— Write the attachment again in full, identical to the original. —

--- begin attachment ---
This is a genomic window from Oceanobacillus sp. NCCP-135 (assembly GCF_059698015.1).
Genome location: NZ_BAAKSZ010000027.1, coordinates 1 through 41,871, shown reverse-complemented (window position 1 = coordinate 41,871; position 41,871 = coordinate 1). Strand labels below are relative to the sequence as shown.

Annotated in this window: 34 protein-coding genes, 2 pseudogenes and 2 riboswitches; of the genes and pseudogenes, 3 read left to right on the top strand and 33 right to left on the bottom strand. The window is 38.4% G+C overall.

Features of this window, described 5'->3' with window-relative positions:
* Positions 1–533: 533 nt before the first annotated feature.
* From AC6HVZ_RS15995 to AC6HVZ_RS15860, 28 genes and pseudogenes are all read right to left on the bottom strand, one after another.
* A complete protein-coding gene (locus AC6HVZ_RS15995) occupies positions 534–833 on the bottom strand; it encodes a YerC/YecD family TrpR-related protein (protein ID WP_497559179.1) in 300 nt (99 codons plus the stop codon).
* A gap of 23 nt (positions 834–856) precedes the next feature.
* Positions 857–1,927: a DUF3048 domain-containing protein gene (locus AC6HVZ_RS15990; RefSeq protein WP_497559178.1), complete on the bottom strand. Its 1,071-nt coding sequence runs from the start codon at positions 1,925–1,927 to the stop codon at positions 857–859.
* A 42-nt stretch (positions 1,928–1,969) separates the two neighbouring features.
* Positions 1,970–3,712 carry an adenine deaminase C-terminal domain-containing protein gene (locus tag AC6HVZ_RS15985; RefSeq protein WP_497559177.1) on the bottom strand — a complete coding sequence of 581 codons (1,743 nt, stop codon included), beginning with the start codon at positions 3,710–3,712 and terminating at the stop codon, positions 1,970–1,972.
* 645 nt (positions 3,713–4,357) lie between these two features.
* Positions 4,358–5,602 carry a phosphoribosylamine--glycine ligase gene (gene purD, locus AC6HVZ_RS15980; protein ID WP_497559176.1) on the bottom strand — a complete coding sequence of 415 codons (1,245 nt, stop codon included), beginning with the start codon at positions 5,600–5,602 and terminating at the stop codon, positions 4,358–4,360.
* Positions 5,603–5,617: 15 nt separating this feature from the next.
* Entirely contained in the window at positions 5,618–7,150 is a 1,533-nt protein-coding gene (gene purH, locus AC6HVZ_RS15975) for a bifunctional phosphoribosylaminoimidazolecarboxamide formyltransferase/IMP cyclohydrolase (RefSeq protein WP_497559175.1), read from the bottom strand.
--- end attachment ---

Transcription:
This is a genomic window from Oceanobacillus sp. NCCP-135 (assembly GCF_059698015.1).
Genome location: NZ_BAAKSZ010000027.1, coordinates 1 through 41,871, shown reverse-complemented (window position 1 = coordinate 41,871; position 41,871 = coordinate 1). Strand labels below are relative to the sequence as shown.

Annotated in this window: 34 protein-coding genes, 2 pseudogenes and 2 riboswitches; of the genes and pseudogenes, 3 read left to right on the top strand and 33 right to left on the bottom strand. The window is 38.4% G+C overall.

Features of this window, described 5'->3' with window-relative positions:
* Positions 1–533: 533 nt before the first annotated feature.
* From AC6HVZ_RS15995 to AC6HVZ_RS15860, 28 genes and pseudogenes are all read right to left on the bottom strand, one after another.
* A complete protein-coding gene (locus AC6HVZ_RS15995) occupies positions 534–833 on the bottom strand; it encodes a YerC/YecD family TrpR-related protein (protein ID WP_497559179.1) in 300 nt (99 codons plus the stop codon).
* A gap of 23 nt (positions 834–856) precedes the next feature.
* Positions 857–1,927: a DUF3048 domain-containing protein gene (locus AC6HVZ_RS15990; RefSeq protein WP_497559178.1), complete on the bottom strand. Its 1,071-nt coding sequence runs from the start codon at positions 1,925–1,927 to the stop codon at positions 857–859.
* A 42-nt stretch (positions 1,928–1,969) separates the two neighbouring features.
* Positions 1,970–3,712 carry an adenine deaminase C-terminal domain-containing protein gene (locus tag AC6HVZ_RS15985; RefSeq protein WP_497559177.1) on the bottom strand — a complete coding sequence of 581 codons (1,743 nt, stop codon included), beginning with the start codon at positions 3,710–3,712 and terminating at the stop codon, positions 1,970–1,972.
* 645 nt (positions 3,713–4,357) lie between these two features.
* Positions 4,358–5,602 carry a phosphoribosylamine--glycine ligase gene (gene purD, locus AC6HVZ_RS15980; protein ID WP_497559176.1) on the bottom strand — a complete coding sequence of 415 codons (1,245 nt, stop codon included), beginning with the start codon at positions 5,600–5,602 and terminating at the stop codon, positions 4,358–4,360.
* Positions 5,603–5,617: 15 nt separating this feature from the next.
* Entirely contained in the window at positions 5,618–7,150 is a 1,533-nt protein-coding gene (gene purH, locus AC6HVZ_RS15975) for a bifunctional phosphoribosylaminoimidazolecarboxamide formyltransferase/IMP cyclohydrolase (RefSeq protein WP_497559175.1), read from the bottom strand.